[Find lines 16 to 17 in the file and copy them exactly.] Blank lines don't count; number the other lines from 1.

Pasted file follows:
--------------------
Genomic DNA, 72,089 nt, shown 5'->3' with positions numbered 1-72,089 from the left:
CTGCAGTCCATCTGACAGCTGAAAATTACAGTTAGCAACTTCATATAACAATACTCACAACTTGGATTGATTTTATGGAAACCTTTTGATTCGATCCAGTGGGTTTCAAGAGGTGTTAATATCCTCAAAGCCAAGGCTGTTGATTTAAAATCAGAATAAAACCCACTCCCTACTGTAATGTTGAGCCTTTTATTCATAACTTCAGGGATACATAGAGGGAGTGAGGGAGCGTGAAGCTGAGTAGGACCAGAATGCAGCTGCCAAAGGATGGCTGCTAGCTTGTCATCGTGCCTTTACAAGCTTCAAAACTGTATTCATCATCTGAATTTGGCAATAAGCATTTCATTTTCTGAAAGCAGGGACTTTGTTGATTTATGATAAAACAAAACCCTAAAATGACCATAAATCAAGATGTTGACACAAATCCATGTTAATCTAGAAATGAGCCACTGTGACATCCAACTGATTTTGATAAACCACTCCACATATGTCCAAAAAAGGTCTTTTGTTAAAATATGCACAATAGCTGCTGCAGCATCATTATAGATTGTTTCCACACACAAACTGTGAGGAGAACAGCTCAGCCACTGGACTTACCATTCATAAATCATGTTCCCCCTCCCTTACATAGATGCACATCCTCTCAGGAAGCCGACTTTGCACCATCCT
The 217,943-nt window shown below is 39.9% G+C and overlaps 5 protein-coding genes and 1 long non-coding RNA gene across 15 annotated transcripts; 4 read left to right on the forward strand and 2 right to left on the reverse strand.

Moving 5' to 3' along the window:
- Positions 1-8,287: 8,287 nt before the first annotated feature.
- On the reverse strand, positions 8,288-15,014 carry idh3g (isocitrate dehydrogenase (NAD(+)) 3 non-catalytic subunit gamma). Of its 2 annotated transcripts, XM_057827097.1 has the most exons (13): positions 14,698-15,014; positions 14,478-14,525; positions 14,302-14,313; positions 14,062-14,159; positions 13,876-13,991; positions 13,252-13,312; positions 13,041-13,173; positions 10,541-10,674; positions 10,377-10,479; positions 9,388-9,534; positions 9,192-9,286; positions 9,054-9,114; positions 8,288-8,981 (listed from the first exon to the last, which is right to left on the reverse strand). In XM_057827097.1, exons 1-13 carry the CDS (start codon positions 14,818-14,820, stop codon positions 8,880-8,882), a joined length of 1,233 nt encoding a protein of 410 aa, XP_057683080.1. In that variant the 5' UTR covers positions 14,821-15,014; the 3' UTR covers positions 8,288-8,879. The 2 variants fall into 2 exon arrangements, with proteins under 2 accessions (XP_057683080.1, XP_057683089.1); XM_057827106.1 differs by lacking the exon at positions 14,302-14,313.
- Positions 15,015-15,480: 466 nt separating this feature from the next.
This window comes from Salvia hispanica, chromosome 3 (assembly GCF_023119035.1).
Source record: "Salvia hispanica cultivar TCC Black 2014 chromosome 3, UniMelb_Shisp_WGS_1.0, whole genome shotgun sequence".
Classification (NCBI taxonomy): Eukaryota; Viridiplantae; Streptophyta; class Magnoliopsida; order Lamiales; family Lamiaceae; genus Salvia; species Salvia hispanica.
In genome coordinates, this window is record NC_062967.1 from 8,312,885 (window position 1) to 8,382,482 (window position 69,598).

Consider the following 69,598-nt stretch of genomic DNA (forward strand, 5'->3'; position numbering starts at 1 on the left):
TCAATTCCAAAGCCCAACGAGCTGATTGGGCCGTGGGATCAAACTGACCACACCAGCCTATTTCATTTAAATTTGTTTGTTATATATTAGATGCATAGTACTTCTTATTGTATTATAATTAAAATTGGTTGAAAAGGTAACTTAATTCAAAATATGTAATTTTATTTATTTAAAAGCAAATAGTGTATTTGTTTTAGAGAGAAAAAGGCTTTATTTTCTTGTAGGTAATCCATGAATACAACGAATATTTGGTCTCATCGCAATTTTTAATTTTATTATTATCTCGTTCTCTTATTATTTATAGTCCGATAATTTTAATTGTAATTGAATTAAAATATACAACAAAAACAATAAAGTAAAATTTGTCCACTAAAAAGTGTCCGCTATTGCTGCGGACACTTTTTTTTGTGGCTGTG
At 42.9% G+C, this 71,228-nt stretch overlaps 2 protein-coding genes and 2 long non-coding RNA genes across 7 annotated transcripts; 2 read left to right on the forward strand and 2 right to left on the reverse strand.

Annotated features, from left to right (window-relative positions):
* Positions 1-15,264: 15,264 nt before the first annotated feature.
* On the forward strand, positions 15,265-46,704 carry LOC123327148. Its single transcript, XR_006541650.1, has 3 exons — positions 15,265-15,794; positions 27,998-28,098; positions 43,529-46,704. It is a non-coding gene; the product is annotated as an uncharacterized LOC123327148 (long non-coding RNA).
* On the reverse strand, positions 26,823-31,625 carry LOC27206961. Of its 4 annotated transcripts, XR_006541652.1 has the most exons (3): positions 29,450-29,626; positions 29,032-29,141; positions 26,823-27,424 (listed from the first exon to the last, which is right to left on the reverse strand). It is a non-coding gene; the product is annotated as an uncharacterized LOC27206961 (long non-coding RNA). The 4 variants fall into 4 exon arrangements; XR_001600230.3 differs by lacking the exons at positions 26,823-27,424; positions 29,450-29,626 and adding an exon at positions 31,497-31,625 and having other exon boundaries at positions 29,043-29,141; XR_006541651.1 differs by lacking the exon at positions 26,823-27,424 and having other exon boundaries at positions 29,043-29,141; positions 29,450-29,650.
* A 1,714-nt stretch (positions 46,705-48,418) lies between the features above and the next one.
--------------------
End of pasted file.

* Positions 1-15,264: 15,264 nt before the first annotated feature.
* On the forward strand, positions 15,265-46,704 carry LOC123327148. Its single transcript, XR_006541650.1, has 3 exons — positions 15,265-15,794; positions 27,998-28,098; positions 43,529-46,704. It is a non-coding gene; the product is annotated as an uncharacterized LOC123327148 (long non-coding RNA).